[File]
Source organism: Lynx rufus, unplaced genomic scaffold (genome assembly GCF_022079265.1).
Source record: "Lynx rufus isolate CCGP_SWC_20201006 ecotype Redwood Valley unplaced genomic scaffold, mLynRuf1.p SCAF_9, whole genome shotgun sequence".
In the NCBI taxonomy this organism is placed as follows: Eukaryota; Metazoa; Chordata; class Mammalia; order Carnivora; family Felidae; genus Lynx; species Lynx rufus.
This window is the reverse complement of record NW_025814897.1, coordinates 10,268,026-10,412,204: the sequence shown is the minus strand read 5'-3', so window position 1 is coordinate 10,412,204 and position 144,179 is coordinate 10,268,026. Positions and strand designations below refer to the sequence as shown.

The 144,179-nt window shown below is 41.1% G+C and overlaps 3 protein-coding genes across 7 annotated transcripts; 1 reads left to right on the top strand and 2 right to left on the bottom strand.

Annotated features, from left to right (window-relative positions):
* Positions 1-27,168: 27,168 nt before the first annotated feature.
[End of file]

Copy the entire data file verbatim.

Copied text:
Source organism: Lynx rufus, unplaced genomic scaffold (genome assembly GCF_022079265.1).
Source record: "Lynx rufus isolate CCGP_SWC_20201006 ecotype Redwood Valley unplaced genomic scaffold, mLynRuf1.p SCAF_9, whole genome shotgun sequence".
In the NCBI taxonomy this organism is placed as follows: Eukaryota; Metazoa; Chordata; class Mammalia; order Carnivora; family Felidae; genus Lynx; species Lynx rufus.
This window is the reverse complement of record NW_025814897.1, coordinates 10,268,026-10,412,204: the sequence shown is the minus strand read 5'-3', so window position 1 is coordinate 10,412,204 and position 144,179 is coordinate 10,268,026. Positions and strand designations below refer to the sequence as shown.

The 144,179-nt window shown below is 41.1% G+C and overlaps 3 protein-coding genes across 7 annotated transcripts; 1 reads left to right on the top strand and 2 right to left on the bottom strand.

Annotated features, from left to right (window-relative positions):
* Positions 1-27,168: 27,168 nt before the first annotated feature.